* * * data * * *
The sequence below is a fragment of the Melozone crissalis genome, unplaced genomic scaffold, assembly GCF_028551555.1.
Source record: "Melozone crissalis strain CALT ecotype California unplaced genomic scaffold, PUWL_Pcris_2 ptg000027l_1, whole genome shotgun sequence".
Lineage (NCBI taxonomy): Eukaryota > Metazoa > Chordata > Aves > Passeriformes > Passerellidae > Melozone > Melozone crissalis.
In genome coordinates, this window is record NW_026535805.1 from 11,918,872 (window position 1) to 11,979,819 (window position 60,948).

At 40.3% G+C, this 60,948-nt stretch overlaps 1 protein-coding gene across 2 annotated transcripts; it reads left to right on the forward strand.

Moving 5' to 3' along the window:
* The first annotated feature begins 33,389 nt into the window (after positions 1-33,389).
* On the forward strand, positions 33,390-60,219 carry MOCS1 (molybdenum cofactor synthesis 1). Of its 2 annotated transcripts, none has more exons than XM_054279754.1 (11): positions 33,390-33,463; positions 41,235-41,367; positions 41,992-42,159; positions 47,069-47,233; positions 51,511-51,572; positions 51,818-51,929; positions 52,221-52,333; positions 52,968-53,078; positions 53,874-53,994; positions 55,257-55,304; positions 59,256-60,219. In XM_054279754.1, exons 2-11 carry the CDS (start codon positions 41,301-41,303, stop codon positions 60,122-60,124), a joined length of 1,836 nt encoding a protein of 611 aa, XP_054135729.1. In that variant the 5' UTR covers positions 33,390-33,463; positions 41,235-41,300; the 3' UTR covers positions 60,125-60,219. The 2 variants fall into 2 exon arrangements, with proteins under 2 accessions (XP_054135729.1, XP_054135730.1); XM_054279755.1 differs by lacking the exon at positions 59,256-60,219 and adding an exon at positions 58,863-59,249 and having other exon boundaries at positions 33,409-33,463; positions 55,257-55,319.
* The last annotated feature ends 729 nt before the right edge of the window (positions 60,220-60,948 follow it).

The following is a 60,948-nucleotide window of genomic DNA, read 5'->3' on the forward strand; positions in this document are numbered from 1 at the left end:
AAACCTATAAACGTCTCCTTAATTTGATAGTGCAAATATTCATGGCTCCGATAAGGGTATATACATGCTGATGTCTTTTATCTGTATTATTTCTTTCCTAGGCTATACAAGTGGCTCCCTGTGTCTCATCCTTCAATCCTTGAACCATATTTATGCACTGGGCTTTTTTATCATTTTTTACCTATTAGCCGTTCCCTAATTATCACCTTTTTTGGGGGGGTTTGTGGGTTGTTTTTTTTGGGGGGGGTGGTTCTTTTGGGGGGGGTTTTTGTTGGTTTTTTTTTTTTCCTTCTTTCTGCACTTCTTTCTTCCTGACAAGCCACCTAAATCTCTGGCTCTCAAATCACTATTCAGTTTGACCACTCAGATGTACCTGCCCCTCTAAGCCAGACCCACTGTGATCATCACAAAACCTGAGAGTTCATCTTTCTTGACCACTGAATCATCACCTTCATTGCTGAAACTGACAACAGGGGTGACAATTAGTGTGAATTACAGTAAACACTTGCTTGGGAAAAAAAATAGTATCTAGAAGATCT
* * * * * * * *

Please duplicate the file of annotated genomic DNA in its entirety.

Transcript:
The sequence below is a fragment of the Melozone crissalis genome, unplaced genomic scaffold, assembly GCF_028551555.1.
Source record: "Melozone crissalis strain CALT ecotype California unplaced genomic scaffold, PUWL_Pcris_2 ptg000027l_1, whole genome shotgun sequence".
Lineage (NCBI taxonomy): Eukaryota > Metazoa > Chordata > Aves > Passeriformes > Passerellidae > Melozone > Melozone crissalis.
In genome coordinates, this window is record NW_026535805.1 from 11,918,872 (window position 1) to 11,979,819 (window position 60,948).

At 40.3% G+C, this 60,948-nt stretch overlaps 1 protein-coding gene across 2 annotated transcripts; it reads left to right on the forward strand.

Moving 5' to 3' along the window:
* The first annotated feature begins 33,389 nt into the window (after positions 1-33,389).
* On the forward strand, positions 33,390-60,219 carry MOCS1 (molybdenum cofactor synthesis 1). Of its 2 annotated transcripts, none has more exons than XM_054279754.1 (11): positions 33,390-33,463; positions 41,235-41,367; positions 41,992-42,159; positions 47,069-47,233; positions 51,511-51,572; positions 51,818-51,929; positions 52,221-52,333; positions 52,968-53,078; positions 53,874-53,994; positions 55,257-55,304; positions 59,256-60,219. In XM_054279754.1, exons 2-11 carry the CDS (start codon positions 41,301-41,303, stop codon positions 60,122-60,124), a joined length of 1,836 nt encoding a protein of 611 aa, XP_054135729.1. In that variant the 5' UTR covers positions 33,390-33,463; positions 41,235-41,300; the 3' UTR covers positions 60,125-60,219. The 2 variants fall into 2 exon arrangements, with proteins under 2 accessions (XP_054135729.1, XP_054135730.1); XM_054279755.1 differs by lacking the exon at positions 59,256-60,219 and adding an exon at positions 58,863-59,249 and having other exon boundaries at positions 33,409-33,463; positions 55,257-55,319.
* The last annotated feature ends 729 nt before the right edge of the window (positions 60,220-60,948 follow it).

The following is a 60,948-nucleotide window of genomic DNA, read 5'->3' on the forward strand; positions in this document are numbered from 1 at the left end:
AAACCTATAAACGTCTCCTTAATTTGATAGTGCAAATATTCATGGCTCCGATAAGGGTATATACATGCTGATGTCTTTTATCTGTATTATTTCTTTCCTAGGCTATACAAGTGGCTCCCTGTGTCTCATCCTTCAATCCTTGAACCATATTTATGCACTGGGCTTTTTTATCATTTTTTACCTATTAGCCGTTCCCTAATTATCACCTTTTTTGGGGGGGTTTGTGGGTTGTTTTTTTTGGGGGGGGTGGTTCTTTTGGGGGGGGTTTTTGTTGGTTTTTTTTTTTTCCTTCTTTCTGCACTTCTTTCTTCCTGACAAGCCACCTAAATCTCTGGCTCTCAAATCACTATTCAGTTTGACCACTCAGATGTACCTGCCCCTCTAAGCCAGACCCACTGTGATCATCACAAAACCTGAGAGTTCATCTTTCTTGACCACTGAATCATCACCTTCATTGCTGAAACTGACAACAGGGGTGACAATTAGTGTGAATTACAGTAAACACTTGCTTGGGAAAAAAAATAGTATCTAGAAGATCT